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LIFE – Sunday Independent

9th November 2003


Written by: Elisabeth Vincentelli

Deborah Harry was the leading female rock sex symbol of the Eighties. Now she’s back, aged 58 and teaching the youngsters a thing or two. The enduring pop icon, who plays in Dublin tonight, talks to Elisabeth Vincentelli about Blondie’s return, drag queens and how her beloved New York was more fun when you could smoke.

Deborah is posing on a windswept roof in Manhattan’s meatpacking neighbourhood. Her hair is rock-star platinum and her legendary cheekbones are still so sharp that simply looking at them might well leave a bruise. She’s enduring a photoshoot with the cool patience of someone for whom fame is both a calling and a job – and in this she’s not unlike New York City itself.
On the surface, it seems fitting that Harry, who emerged out of the Seventies punk scene to become a pop star, would be overlooking one of New York’s grimiest-turned-hippest neighbourhood’s. For years, the meatpacking district’s days reeked with the smell of bloodied carcases, and its nights sheltered hustlers and drag queens. Now, models in Jimmy Choo mules trip on cobblestoned streets en route to the Stella McCartney shop. But Harry, 58, is an odd New York celebrity, one who shuns nouveau trends and prefers the old meatpacking district, the one with dodgy storefronts and louche discos. For her, New York has paid the price of fame. “I moved here when I was about 19,” she says. “It was much trashier then, there were muggings on the streets. The city had the reputation for many, many years of being too dangerous. It was a lot more fun.” She laughs. Indeed, Blondie’s beginnings in the Seventies were made possible by the city’s economic disarray and the low rents that went with it. The singer remembers living in a huge loft on the Bowery “for $100 a month. It had no heat, so it was very tough, but the liquor store was right downstairs, so that was a plus. But it’s difficult to carry on the idea of New York and inner-city arts now, when the rents are sky-high. Gentrification has taken over, which is kind of disgusting.”
You can’t accuse Harry herself of indulging in the trappings of gentrification. She has been loving a low-key life in Chelsea for a couple of decades and is more likely to show up at an outre club party than behind the wheel of a Hummer. Between Blondie’s break-up in 1982 and their reunion in 1999, she remained a presence in the downtown arts and performance scene. She appeared with avant-combo the Jazz Passengers and was a perennial participant in Wigstock, an annual drag fest in which she gleefully sent up her own persona. “One year the Dueling Bankheads [a local drag act] did an insulting version of Heart of Glass,” she says, “so I ran on stage and we started fighting like wrestlers and rolling on the ground, and I tored their wigs off. People actually fell for it, which is really funny.”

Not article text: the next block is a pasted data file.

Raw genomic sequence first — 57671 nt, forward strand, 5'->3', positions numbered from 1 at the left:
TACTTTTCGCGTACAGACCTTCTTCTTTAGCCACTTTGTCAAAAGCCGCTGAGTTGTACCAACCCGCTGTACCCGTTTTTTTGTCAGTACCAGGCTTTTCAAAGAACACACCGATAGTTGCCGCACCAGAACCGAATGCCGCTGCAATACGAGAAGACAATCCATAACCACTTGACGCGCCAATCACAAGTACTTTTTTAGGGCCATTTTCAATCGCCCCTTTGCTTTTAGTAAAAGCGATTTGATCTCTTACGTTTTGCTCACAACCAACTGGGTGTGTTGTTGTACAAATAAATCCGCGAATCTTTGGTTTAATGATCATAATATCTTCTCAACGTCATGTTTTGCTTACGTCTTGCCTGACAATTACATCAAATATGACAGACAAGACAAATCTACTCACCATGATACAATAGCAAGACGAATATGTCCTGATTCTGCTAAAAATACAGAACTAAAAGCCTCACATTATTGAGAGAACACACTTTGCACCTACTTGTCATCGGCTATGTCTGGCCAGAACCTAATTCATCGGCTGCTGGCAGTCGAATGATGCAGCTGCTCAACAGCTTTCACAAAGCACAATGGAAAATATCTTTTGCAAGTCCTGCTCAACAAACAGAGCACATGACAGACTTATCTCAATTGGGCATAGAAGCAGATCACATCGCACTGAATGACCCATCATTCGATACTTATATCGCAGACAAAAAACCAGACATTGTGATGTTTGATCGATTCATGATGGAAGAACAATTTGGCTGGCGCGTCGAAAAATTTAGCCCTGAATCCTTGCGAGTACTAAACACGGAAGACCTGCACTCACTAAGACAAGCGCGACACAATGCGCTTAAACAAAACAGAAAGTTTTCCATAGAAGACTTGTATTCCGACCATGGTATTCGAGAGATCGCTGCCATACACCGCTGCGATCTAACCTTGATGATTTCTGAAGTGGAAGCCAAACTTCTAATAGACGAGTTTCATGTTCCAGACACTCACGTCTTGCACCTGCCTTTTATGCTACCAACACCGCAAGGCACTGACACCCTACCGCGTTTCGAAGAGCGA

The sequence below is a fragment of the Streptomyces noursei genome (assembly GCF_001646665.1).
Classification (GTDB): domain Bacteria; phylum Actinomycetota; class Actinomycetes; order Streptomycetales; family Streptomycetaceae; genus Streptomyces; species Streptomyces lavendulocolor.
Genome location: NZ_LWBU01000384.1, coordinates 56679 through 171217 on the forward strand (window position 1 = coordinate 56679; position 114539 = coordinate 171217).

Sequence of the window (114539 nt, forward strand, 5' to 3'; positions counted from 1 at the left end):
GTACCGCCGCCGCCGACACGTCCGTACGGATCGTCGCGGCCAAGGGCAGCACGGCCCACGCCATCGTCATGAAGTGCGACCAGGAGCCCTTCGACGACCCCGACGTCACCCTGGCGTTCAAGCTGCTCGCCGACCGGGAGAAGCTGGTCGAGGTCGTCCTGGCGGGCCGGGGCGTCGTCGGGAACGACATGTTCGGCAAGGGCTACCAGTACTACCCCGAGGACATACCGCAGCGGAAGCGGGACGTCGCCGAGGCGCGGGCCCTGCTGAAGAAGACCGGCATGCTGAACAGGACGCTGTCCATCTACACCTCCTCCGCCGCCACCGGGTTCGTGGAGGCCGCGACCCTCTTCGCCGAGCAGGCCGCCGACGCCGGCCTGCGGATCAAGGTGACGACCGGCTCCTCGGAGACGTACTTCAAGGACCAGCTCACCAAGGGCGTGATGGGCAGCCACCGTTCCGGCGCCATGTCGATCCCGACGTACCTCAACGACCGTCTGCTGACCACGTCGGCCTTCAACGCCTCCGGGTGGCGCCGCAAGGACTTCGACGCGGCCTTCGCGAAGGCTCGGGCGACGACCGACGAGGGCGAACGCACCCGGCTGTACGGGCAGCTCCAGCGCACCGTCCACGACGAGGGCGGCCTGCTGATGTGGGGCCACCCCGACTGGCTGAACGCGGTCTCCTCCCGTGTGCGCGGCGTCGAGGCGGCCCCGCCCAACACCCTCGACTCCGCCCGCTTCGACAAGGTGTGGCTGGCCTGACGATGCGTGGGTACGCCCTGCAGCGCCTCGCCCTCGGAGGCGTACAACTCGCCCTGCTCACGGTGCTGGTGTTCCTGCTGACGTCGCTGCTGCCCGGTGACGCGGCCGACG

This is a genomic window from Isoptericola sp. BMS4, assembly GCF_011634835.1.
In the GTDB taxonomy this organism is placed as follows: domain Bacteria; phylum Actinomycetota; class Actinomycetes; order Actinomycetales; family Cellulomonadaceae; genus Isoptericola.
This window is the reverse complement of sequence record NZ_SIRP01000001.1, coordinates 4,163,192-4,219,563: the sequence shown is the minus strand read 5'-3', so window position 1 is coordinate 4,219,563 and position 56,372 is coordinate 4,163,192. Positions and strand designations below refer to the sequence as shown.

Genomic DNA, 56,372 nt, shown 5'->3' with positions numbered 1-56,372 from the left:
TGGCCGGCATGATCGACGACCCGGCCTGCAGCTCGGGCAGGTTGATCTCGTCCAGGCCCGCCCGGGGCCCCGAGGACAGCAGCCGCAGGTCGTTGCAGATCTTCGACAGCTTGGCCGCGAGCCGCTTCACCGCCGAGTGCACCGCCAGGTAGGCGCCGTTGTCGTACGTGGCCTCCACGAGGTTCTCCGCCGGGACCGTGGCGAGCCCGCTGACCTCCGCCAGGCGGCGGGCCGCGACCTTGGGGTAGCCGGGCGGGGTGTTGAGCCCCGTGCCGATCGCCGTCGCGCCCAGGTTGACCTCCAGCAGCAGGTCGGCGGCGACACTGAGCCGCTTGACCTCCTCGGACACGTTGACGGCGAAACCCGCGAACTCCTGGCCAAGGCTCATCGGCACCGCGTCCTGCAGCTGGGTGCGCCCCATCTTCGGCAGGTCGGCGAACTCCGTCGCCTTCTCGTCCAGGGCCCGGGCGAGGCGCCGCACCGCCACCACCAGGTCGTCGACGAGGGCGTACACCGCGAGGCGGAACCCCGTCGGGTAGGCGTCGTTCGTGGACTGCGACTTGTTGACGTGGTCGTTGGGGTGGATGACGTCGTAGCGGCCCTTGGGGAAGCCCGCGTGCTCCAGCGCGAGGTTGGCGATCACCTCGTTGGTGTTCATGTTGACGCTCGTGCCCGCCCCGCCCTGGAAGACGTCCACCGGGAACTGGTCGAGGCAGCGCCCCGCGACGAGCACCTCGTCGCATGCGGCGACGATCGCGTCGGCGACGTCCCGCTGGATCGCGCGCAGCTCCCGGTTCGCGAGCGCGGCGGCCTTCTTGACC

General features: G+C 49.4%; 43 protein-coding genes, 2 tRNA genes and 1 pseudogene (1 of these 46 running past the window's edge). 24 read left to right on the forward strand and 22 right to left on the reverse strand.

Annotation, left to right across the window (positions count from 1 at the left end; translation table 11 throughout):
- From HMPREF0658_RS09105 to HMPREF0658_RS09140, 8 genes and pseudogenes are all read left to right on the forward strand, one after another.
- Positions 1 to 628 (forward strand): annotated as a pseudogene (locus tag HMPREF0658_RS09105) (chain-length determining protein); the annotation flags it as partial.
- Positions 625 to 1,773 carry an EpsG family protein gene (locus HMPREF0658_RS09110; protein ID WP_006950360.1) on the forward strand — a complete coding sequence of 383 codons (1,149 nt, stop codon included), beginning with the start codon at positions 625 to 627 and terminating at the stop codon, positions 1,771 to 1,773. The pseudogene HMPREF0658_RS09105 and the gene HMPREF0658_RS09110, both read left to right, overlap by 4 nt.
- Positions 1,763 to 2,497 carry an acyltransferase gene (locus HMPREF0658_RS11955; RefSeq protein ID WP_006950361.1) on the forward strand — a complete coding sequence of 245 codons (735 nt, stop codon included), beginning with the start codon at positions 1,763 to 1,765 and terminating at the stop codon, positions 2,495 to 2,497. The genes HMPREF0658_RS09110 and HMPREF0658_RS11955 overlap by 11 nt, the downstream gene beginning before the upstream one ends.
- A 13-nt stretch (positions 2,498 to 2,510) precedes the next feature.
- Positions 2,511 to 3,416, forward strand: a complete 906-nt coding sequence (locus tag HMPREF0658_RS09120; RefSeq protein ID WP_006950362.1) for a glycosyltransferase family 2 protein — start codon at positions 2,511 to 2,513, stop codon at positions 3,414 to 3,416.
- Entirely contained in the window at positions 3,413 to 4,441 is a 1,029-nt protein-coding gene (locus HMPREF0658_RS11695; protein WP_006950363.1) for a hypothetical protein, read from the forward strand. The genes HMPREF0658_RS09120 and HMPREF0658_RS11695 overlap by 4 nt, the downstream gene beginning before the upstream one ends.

Harry’s presence on the outer fringes of New York nightlife is so common that nobody really bats a mascara’s eyelash when she shows up at the latest decadent boite. Rob Roth, the organiser of the Click+Drag cyber-fetish soirees, explains that Harry “loved coming because we had this intensely strict dress code and she loved dressing up for each theme, as well as watching the amazing outfits people put together. She’s a real voyeur, like myself.”
Roth and Harry hit it off so grandly that he’s one of the back-up dancers in her goofy side-act Debbie and the Fishsticks. He also art-directed Blondie’s last two albums, 1999’s No Exit amd the new The Curse of Blondie. One of the images he came up with for the new CD is a stiletto heel crushing glass – as good a metaphor as any for Blondie’s stylish take on sex and pop culture.
The band were among the most successful to come out of the CBGB-centred punk scene. They wre among the first to fuse rock, pop and disco on tracks such as 1979’s Heart of Glass. Then they hand-delivered rap to the American masses with Rapture in 1981.